Oil producers in the North Sea were supposed to be among the first victims of OPEC’s battle for market share. Instead their high-cost, decades-old facilities are proving surprisingly resilient to the price slump.
Crude oil and condensate output is likely to continue rising in the U.K. North Sea until 2018 as projects that were sanctioned before crude’s plunge four years ago start up, according to estimates by industry consultant Wood Mackenzie Ltd. Even though production dips after that, output by the end of the decade will still be roughly equal to the 2015 level.
Since 2014, the Organization of Petroleum Exporting Countries has pumped without limits and allowed prices to plunge to 12-year lows to squeeze higher-cost rivals. While the strategy is expected to reduce non-OPEC output by 840,000 barrels a day this year, the battle is far from over. The unexpected stamina of areas like the North Sea, where operators have proved adept at keeping the taps open to keep cash flowing, is adding to the global glut and keeping prices lower for longer.
Source: Against All Odds, North Sea Proves Resilient to Oil-Price Slump – Bloomberg
Amid the most enduring global oil glut in decades, two OPEC crude producers whose supplies have been crushed by domestic conflicts are preparing to add hundreds of thousands of barrels to world markets within weeks.Libya’s state oil company on Wednesday lifted curbs on crude sales from the ports of Ras Lanuf, Es Sider and Zueitina, potentially unlocking 300,000 barrels a day of supply. In Nigeria, Exxon Mobil Corp. was said to be ready to resume shipments of Qua Iboe crude, the country’s biggest export grade, which averaged about 340,000 barrels a day in shipments last year, according to Bloomberg estimates. On top of that, a second Nigerian grade operated by Royal Dutch Shell Plc is scheduled to restart about 200,000 barrels a day of flow within days.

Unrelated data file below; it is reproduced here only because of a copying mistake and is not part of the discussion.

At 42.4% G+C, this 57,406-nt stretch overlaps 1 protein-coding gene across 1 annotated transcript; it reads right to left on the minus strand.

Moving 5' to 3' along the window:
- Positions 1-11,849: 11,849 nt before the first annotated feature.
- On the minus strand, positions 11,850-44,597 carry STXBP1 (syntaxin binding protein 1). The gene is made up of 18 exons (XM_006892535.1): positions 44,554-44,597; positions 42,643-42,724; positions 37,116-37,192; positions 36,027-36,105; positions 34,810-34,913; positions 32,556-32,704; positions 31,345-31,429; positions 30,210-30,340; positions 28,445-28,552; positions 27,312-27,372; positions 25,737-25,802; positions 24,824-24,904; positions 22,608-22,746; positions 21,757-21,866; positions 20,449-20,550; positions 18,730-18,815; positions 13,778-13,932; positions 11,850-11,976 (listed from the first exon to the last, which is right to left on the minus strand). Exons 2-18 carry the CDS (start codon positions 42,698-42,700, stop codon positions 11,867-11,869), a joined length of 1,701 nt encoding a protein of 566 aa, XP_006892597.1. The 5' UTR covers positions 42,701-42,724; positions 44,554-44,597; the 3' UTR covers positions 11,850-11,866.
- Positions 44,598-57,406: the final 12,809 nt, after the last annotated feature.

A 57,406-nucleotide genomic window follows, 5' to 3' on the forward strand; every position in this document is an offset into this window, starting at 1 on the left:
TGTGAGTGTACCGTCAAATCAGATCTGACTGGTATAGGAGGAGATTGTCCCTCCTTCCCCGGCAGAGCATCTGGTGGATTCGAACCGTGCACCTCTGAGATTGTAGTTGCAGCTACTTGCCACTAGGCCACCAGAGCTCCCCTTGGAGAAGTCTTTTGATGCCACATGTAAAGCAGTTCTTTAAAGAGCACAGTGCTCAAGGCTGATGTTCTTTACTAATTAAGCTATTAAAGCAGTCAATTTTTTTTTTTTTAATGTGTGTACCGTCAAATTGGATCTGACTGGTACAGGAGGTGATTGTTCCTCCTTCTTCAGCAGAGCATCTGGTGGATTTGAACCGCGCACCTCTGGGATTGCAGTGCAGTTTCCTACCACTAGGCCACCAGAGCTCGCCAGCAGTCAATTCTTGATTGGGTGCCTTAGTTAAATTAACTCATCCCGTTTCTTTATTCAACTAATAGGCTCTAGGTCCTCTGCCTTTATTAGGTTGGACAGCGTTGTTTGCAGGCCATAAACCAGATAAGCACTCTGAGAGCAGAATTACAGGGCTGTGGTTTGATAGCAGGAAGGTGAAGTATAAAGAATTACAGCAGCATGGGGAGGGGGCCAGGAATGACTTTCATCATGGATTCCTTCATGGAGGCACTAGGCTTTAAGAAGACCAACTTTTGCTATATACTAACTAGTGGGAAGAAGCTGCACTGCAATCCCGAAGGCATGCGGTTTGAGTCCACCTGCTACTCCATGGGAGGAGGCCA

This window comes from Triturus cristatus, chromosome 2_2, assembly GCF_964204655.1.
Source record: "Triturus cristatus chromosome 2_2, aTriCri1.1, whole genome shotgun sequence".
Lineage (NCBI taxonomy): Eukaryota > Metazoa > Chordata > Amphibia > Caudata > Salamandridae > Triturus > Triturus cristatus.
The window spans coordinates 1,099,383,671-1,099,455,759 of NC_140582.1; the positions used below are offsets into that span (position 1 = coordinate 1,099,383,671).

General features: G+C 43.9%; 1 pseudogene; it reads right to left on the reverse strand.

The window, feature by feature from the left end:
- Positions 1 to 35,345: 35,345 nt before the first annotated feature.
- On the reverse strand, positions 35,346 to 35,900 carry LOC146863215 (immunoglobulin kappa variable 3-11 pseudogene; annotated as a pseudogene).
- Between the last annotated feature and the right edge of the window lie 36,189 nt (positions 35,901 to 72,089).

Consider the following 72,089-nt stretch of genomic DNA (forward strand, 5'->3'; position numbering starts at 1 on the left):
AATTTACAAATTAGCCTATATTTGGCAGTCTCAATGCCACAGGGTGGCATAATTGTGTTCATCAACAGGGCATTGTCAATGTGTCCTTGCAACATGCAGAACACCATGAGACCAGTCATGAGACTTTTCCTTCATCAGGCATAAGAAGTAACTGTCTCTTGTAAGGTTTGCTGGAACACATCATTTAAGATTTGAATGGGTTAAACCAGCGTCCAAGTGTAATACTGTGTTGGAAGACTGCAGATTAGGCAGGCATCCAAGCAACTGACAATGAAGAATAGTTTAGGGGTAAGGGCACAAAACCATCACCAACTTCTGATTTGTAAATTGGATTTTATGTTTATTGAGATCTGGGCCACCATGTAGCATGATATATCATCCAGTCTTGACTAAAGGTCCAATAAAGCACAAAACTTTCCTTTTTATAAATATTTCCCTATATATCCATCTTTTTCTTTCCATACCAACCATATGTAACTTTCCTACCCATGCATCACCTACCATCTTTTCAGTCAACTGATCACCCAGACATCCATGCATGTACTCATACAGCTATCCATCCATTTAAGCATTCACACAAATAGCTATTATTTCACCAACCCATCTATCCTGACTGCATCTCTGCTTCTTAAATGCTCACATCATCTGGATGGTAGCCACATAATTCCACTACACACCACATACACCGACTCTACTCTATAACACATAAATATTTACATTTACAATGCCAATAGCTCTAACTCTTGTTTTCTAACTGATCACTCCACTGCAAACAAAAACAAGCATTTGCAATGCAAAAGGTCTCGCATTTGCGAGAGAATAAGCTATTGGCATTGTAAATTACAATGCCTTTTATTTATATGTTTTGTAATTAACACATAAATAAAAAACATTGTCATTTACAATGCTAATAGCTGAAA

While there are reasons to be cautious about whether the barrels will actually flow as anticipated, a resumption of those supplies — more than 800,000 barrels a day in all — could more than triple the global surplus that has kept prices at less than half their levels in 2014. It would also come just as members of the Organization of Petroleum Exporting Countries and Russia are set to meet in Algiers later this month to discuss a possible output freeze to steady world oil markets.
Source: Oil Glut Set to Worsen as Nigeria and Libya Fields Restart – Bloomberg
The surplus in global oil markets will last for longer than previously thought, persisting into late 2017 as demand growth slumps and supply proves resilient, the International Energy Agency said.
World oil stockpiles will continue to accumulate through 2017, a fourth consecutive year of oversupply, according to the IEA. Consumption growth sagged to a two-year low in the third quarter as demand faltered in China and India, while record output from OPEC’s Gulf members is compounding the glut, it said. Just last month the agency predicted the market would return to equilibrium this year.
Source: IEA Changes View on Oil Glut, Sees Surplus Enduring in 2017 – Bloomberg